Swedish band Avatarium were founded as a doom metal project by Candlemass main man Leif Edling and produced a fairly well received self-titled debut album in the style in 2013. With follow-up The Girl with the Raven Mask (2015) their sound began to diversify and take on stronger heavy psych traits, though it was still dominantly a doom metal record. Since then there has been a major change in the Avatarium ranks as Leif Edling stepped down from recording and performance duties, though he still wrote the majority of this, their third full-length album, Hurricanes and Halos (2017). Keyboardist Carl Westholm has also departed. Mats Rydström (Abramis Brama) has joined as the group's new bassist while Rickard Nilsson handles organ duties.

Judging from the sounds to be heard on Hurricanes and Halos it's impossible to not look back at The Girl with the Raven Mask and now see it not as much as an album bringing an evolution to Avatarium's early doom metal sound but a transitional album working towards a near complete reversal of all the elements that have characterised their music previously. Though still regularly present yet used in strict moderation, the doom metal riffs now have a much more background role in the music, with the guitars more often bringing a psychedelic fuzz to the table, making Hurricanes and Halos much more the rock album than the metal album. The one thing that has remained unchanged is the underlying influences of (especially seventies) progressive rock that have subtly been there since their debut, though they're a little more out in the open with the overall change in genre.

Avatarium won't be the first modern doom metal band to take such a route. Canada's Blood Ceremony did a similar thing between their own second and third albums Living with the Ancients (2011) and The Eldritch Dark (2013) and were ultimately a stronger band for it. Based on Hurricanes and Halos I'm less sure that the same path was the right choice for Avatarium, as I don't find this album to have as much impact on me as a listener as either of their previous ones. Some albums grow on you once you've given them a few listens, but unfortunately this isn't one of them. It certainly has its moments of brilliance though, such as the opener Into the Fire/Into the Storm and later on A Kiss (From the End of the World), a song which still features some quite prominent doom metal elements. It is, overall, a very pleasant album with many things to praise, not least Jennie-Ann Smith's vocals and some emotive lead guitar from Marcus Jidell, particularly during the album's softer parts.

That Hurricanes and Halos ultimately comes across as a step down from two excellent releases is of course a disappointment, but on the positive side Avatarium have once again delivered an album that is different to their previous ones which is more than a lot of artists do. While I don't think it's worked out as well for them this time as it could have done it does make me interested to hear if they can keep such a pattern up. It also remains to be seen how Leif Edling's departure will affect the band in the long run. He seems to be sticking around as their mentor for now and wrote all but two of the songs on Hurricanes and Halos, but he does have his new project The Doomsday Kingdom (which also features Marcus Jidell), who released their self-titled debut earlier this year in a more familiar traditional doom metal style (and for my money is the better of these two albums), which I assume will be his focus now short of Candlemass going back on their statement about Psalms for the Dead (2012) being their final album.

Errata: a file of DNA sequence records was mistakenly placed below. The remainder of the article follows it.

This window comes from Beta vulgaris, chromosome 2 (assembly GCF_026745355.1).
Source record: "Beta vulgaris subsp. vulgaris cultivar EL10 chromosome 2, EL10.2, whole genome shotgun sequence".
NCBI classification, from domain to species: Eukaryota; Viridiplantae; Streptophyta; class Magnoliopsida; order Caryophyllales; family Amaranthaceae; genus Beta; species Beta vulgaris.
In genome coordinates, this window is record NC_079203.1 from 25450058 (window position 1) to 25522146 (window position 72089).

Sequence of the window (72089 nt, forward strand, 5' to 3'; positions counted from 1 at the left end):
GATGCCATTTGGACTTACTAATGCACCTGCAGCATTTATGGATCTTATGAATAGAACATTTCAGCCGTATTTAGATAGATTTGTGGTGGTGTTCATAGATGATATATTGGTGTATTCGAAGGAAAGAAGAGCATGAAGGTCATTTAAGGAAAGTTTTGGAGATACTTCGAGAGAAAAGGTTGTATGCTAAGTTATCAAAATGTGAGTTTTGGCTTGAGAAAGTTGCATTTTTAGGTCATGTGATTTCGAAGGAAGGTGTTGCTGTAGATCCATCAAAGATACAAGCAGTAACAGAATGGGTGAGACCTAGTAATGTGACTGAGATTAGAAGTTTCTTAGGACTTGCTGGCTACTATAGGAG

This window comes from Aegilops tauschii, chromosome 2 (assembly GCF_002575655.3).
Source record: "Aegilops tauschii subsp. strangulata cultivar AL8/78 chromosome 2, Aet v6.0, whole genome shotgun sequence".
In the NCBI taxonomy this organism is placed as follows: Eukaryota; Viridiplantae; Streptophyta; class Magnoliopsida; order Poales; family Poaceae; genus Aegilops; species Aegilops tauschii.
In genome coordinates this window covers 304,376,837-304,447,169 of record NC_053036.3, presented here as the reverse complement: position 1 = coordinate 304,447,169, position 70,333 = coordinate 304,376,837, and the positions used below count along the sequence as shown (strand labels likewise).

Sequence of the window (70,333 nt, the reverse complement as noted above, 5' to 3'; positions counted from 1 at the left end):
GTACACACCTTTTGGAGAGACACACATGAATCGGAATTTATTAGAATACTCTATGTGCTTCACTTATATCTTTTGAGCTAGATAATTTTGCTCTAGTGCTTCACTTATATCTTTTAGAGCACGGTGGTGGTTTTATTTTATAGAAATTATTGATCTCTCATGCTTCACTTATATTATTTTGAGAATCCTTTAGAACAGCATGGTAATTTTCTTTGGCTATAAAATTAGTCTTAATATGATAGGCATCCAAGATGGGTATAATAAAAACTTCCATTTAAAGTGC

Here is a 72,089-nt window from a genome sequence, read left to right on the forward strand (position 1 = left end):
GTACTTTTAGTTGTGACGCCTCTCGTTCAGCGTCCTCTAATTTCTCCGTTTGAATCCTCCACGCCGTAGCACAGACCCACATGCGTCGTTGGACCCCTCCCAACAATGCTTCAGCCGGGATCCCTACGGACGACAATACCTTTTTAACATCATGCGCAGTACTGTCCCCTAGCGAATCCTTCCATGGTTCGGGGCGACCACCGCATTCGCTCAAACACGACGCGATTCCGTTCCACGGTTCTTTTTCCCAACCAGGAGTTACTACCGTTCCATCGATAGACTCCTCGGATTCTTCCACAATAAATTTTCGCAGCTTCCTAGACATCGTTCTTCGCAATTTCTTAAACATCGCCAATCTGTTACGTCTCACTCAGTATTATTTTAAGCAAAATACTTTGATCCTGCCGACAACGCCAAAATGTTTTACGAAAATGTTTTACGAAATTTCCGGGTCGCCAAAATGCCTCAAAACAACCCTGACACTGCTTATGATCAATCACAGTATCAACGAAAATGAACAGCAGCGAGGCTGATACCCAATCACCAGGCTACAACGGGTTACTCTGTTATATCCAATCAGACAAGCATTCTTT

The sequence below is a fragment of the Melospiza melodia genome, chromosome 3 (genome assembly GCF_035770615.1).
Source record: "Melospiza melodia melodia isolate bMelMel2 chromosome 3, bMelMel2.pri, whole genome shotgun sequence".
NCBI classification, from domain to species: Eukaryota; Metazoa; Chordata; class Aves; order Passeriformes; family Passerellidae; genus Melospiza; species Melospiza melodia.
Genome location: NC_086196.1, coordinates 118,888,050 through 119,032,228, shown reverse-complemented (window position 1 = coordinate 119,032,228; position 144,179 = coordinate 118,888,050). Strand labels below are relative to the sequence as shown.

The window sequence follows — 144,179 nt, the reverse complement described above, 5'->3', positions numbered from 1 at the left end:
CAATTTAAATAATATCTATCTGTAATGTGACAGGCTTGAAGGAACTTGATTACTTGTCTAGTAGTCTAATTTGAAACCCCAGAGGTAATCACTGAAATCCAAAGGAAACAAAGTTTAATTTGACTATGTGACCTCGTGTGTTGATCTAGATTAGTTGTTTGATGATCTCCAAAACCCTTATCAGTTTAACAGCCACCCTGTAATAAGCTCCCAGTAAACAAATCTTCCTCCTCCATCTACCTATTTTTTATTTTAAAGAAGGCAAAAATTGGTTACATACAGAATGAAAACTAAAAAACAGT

Kev Rowland

Although the band was only formed in 2012 by Soen guitarist Marcus Jidell and Candlemass chief Leif Edling, the guys are already back with their third album. The label describes them as where Black Sabbath meets soul and The Devil’s Blood meets Old School Rock, but they’re wrong. Produced by Marcus Jidell himself, while David Castillo (Katatonia, Bloodbath, Opeth) recorded and mixed it in the famous Ghost Ward Studios, and mastering undertaken by Jens Bogren (Soilwork, Sepultura), here we have an album that was probably a little dated forty-five years ago. What we have here boys and girls, is classic Uriah Heep, with Rickard Nilsson’s Hammond Organ linking with Marcus Jidell’s guitar in a way that is so very reminiscent of Ken Hensley and Mick Box, while Jennie-Ann Smith is different in her approach to the great David Byron, but channels him alongside her Maggie Bell approach.

This is warm, it is heavy, it is comforting and to someone my age also incredibly familiar in its approach. Those first five Heep albums were all classics in their own right, and this should also be judged in the same vein. The absolute standout is “Medusa Child” which twists and turns in many directions during its nine-minute long journey, even bringing in some children singing, while the guitar moves between leaden Iommi-style soundblasts into lighter territory, diving and swirling so that the listener isn’t always sure what is going to happen next. It almost seems as if a few different songs have been taken to pieces and then thrown back together as one, but it works incredibly well. Overall, this is a really enjoyable album, one that any fan of Seventies rock combined with Sabbath doom and a great production would do well to seek out.